Two veterans of jazz grace the interview chair for Harlem Speaks, the museum’s flagship series: the first, Jon Hendricks, continues a highly entertaining and revealing conversation for archival video and audio capture in front of a live audience; the second, drummer Louis Hayes, will be the focus in conversation about his role as a sideman with several of the greatest soloists in jazz as well as his own direction of startlingly fresh ensembles with youthful players following his lead.

The career of the father of jazz, Louis Armstrong, from the revolutionary ‘20s through the resurgent ‘50s is the focus of Jazz for Curious Listeners. The Kataru jazz trio will bring experimental excursions of multi-layered sonorities to the wonderful all-acoustic venue at the Rubin Museum of Art for Harlem in the Himalayas, as will showcases for young musicians deserving greater recognition: Two Young Tenors and Two Young Pianists.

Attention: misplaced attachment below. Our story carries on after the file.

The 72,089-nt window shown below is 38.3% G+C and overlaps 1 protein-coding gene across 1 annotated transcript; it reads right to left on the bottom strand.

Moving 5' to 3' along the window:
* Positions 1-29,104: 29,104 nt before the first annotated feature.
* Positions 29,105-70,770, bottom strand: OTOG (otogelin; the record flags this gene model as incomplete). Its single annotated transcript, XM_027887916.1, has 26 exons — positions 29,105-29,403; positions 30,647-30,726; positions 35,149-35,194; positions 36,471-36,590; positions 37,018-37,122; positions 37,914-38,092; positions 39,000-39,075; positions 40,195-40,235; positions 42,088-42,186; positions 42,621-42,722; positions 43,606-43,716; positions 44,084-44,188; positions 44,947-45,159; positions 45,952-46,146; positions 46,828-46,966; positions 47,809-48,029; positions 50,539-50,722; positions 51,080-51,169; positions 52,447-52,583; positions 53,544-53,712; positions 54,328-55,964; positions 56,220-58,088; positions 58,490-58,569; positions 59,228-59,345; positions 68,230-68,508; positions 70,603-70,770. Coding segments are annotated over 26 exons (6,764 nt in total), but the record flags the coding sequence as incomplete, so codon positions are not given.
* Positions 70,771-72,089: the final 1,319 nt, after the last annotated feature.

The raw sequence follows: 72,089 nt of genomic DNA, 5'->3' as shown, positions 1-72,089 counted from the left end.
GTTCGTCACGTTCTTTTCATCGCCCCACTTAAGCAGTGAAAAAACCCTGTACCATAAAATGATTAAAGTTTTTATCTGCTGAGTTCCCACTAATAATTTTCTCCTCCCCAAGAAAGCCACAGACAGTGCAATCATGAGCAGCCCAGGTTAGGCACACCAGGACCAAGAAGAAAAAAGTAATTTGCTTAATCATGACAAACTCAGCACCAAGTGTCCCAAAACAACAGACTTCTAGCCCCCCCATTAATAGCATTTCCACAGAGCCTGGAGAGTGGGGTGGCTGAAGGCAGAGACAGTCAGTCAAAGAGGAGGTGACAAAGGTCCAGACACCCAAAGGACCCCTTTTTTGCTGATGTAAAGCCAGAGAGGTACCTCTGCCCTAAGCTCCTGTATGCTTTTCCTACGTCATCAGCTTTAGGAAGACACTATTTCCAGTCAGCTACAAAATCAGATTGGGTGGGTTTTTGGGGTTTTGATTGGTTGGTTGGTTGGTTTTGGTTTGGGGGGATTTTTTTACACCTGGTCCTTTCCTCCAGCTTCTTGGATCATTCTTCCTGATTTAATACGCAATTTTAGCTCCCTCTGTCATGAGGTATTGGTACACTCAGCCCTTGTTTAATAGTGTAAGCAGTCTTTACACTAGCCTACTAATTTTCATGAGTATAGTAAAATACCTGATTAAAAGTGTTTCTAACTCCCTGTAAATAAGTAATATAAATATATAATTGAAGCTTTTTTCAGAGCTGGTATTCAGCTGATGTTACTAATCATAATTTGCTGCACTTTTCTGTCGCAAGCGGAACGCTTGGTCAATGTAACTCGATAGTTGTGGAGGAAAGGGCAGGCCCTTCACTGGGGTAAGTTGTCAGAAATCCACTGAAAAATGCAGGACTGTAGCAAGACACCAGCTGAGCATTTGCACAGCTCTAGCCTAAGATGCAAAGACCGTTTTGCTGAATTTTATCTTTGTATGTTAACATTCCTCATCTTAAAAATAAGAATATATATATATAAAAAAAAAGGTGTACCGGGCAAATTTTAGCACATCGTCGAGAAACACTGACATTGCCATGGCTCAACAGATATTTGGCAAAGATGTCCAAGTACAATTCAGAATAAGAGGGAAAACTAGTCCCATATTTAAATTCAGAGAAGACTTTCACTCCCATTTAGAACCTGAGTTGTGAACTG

Author Stephanie Crease will discuss her recently published children’s book on Duke Ellington for Jazz for Curious Readers and will also lead a session with youth in Central Park.

Expect insights and the delights of debate at our monthly Saturday panel, as a group of scholars, journalists and musicians discuss the role of the critic in jazz, as help or perhaps as hindrance to the objective of increasing the audience of listeners and consumers of jazz music.

 
Monday, July 6, 2009

Jazz for Curious Readers
Stephanie Crease
7:00 – 8:30pm
Location: NJMIH Visitors Center
(104 E. 126th Street, Suite 2C)
FREE | For more information: 212-348-8300